Dark was the night as pitch, or as the coal.
And at the window out she put her hole,
And Absolon, he fell no better nor worse,
But with his mouth he kissed her naked ass
Full savoringly, before the was aware of this. (3735)
Back he started, and thought it was amiss,
For well he knew a woman has no beard.
He felt a thing all rough and long haired,
And said, "Fie! alas! what have I done?"

"Tee-hee!" quoth she, and clapped the window to, (3740)
And Absolon went forth a sorry pace.

"A beard! A trick!" quoth handy Nicholas,
"By God's corpse, this goes fair and well."

This innocent Absolon heard every bit,
And on his lip for anger he began to bite, (3745)
And to himself he said, "I shall you requite."

Who rubs now, who frets now his lips
With dust, with sand, with straw, with cloth, with chips,
But Absolon, who said full oft, "Alas!"
"My soul I give unto Satan, (3750)
But I would rather than all this town," quoth he,
"Of this spite avenged be.
Alas," quoth he, "alas, I had not turned away!"
His hot love was cold and all quenched;
For from that time he had kissed her ass, (3755)
Of paramours he set not a cent,
For he was healed of his malady.
Full oft paramours he began to defy,
And weep as does a child that is beaten.
A soft pace he went over the street (3760)
Until a smith man called sir Gervais,
That in his forge smithed plow harnesses;
He shaped plowshare and plow-blades busily.
This Absolon knocked all gently,
And said, "Open, Gervais, and that at once." (3675)

"What, who are you?" "It is I, Absolon."
"What, Absolon! For Christ's sweet tree,
Why rise you so early? Aye, benediction!
What ails you? Some gay girl, God it knows,
Has brought you thus upon the stir. (3770)
By Saint Neot, you know well what I mean."

This Absolon cared not a bean
Of all his play; no word again he gave;
He had more flax on his distaff
Than Gervais knew, and said, "Friend so dear, (3775)
That hot plow-blade in the chimney here,
Loan it to me; I have therewith to do,
And I will bring it to you again full soon."

Gervais answered, "Certainly, were it gold,
Or in a sack nobles all untold, (3780)
You should have, as I am a true smith.
Aye, Christ's foe! What will you do therewith?"

"Thereof," quoth Absolon, "be as be may.
I shall well tell it you tomorrow day" -
And caught the plow-blade by the cold handle. (3785)
Full soft out at the door he began to steal,
And went unto the carpenter's wall.
He coughed first, and knocked therewithall
Upon the window, right as he did before.

This Alison answered, "Who is there (3790)
Who knocks so? I warrant it a thief."

"Why, no," quoth he, "God knows, my sweet life,
I am your Absolon, my darling.
Of gold," quoth he, "I have brought you a ring.
My mother gave it to me, so God me save; (3795)
Full fine it is, and thereto well engraved.
This will I give you, if you me kiss."

This Nicholas was risen to piss,
And though he would improve all the joke;
He should kiss his ass before he escaped. (3800)
And the window he did up hastily,
And out his ass he put privily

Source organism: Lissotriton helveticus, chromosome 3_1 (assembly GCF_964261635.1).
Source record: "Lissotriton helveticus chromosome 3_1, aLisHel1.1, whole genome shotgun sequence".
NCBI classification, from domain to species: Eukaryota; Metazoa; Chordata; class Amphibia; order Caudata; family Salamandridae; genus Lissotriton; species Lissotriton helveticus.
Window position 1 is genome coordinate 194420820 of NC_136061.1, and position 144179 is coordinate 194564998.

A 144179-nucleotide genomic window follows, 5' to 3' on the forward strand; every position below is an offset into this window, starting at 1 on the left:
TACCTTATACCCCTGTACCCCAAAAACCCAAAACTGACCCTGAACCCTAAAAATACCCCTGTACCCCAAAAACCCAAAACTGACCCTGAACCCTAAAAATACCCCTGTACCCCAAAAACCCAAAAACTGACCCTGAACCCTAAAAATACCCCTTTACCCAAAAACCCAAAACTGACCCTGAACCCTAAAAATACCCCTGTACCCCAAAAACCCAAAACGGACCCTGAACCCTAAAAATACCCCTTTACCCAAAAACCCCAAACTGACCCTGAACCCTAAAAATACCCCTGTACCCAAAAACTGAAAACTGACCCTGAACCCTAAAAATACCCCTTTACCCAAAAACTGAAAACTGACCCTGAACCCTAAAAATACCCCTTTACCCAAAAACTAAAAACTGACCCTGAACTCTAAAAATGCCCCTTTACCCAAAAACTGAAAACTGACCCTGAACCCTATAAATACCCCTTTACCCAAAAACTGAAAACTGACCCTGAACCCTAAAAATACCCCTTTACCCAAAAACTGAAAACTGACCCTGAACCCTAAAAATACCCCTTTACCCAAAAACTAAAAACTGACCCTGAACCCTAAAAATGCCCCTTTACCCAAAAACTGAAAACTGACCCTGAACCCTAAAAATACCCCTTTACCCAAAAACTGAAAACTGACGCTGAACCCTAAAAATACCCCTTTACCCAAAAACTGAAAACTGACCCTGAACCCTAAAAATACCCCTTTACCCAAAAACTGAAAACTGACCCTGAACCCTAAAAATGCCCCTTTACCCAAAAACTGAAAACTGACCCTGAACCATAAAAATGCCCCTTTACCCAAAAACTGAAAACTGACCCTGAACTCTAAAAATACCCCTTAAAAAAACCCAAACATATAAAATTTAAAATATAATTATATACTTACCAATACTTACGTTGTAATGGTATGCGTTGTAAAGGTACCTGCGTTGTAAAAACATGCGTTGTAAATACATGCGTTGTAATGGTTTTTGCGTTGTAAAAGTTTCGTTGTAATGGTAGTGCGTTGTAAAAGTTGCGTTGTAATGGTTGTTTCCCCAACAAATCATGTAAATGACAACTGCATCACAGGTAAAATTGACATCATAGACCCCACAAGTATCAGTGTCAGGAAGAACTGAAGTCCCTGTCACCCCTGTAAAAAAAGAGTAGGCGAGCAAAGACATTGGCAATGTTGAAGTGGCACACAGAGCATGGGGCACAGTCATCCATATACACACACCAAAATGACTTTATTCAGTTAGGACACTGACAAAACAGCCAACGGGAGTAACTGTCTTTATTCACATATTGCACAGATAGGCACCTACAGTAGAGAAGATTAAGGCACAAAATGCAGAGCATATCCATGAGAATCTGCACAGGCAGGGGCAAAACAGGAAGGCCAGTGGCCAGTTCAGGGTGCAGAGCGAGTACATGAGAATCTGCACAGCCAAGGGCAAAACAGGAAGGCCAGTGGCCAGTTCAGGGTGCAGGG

Over the buttock, to the haunch-bone;
Therewith spoke this clerk, this Absolon,
"Speak, sweet bird, I know not where you are." (3805)

This Nicholas at once let fly a fart
As great as if it had been a thunder clap,
That with the stroke he was almost blinded;
And he was ready with his iron hot,
And Nicholas amid the ass he smote. (3810)

Off went the skin a hand's breadth about,
The hot plow-blade so branded his rump,
And for the smart he thought for to die.
As if he were mad, for woe he began to cry,
"Help! Water! Water! Help, for God's heart!" (3815)

This carpenter out of his slumber stirred,
And heard one cry "water!" as if he were mad,
And thought, "Alas, now comes Noah's flood!"
He sat himself up without words more,
And with his axe he smote the cord in two, (3820)
And down went all; he found neither to sell,
No bread nor ale, until he came to the cell
Upon the floor, and there in a swoon he lay.

Up started her Alison and Nicholas,
And cried "Out" and "Harrow" in the street. (3825)
The neighbors, both small and great,
In ran to look on this man,
That yet in a swoon lay, both pale and wan,
For with the fall he had broken his arm.
But stand he must unto his own harm; (3830)
For when he spoke, he was at once borne down
With handy Nicholas and Alison.
They told every man that he was mad;
He was so aghast of Noah's flood
Through fantasy that of his vanity (3835)
He had bought himself kneading tubs three,
And had hanged them in the roof above;
And that he prayed them, for God's love,
To sit in the roof, for company.

The folk began to laugh at his fantasy; (3840)
In the roof they stared and gaped,
And turned all his harm into a joke.
For whatsoever this carpenter answered,
It was for naught; no man his reason heard.
With oaths great he was so sworn down (3845)
That he was held mad in all the town;
For every clerk right away held with another.
They said, "The man is mad, my dear brother";
And every man began to laugh at this strife.
Thus was shagged this carpenter's wife, (3850)
For all his keeping and his jealousy,
And Absolon has kissed her nether eye,
And Nicholas was scalded in the rump.
This tale is done, and God save all the company!

Here ends the Miller his tale.